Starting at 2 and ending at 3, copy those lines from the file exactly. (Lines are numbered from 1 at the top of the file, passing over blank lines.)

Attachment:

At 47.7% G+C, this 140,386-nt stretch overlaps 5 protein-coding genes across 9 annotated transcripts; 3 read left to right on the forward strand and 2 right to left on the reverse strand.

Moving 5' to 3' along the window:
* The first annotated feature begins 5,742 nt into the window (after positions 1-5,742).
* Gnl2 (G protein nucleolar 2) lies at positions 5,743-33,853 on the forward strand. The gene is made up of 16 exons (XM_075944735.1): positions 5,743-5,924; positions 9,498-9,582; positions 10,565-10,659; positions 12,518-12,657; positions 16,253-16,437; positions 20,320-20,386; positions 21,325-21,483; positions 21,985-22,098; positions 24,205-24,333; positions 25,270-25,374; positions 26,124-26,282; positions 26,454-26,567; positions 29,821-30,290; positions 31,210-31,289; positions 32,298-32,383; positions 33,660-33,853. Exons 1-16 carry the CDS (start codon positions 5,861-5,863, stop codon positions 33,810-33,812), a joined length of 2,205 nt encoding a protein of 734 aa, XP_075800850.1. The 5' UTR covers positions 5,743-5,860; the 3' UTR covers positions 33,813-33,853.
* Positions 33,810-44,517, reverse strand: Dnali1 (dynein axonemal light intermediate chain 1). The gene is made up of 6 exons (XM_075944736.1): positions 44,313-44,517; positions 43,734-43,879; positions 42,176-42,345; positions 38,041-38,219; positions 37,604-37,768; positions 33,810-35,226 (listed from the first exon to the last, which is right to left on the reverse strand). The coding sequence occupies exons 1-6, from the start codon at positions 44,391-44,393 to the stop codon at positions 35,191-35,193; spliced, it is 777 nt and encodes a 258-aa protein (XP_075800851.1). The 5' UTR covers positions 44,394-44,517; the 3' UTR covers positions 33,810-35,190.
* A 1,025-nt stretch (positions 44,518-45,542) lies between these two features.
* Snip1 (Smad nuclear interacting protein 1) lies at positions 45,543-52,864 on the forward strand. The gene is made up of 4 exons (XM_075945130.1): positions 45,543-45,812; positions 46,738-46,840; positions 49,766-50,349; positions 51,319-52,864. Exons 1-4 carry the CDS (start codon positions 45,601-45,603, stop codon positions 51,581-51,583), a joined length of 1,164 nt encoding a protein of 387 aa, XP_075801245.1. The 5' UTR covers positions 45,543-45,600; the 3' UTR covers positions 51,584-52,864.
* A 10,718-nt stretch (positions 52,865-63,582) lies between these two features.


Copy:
Moving 5' to 3' along the window:
* The first annotated feature begins 5,742 nt into the window (after positions 1-5,742).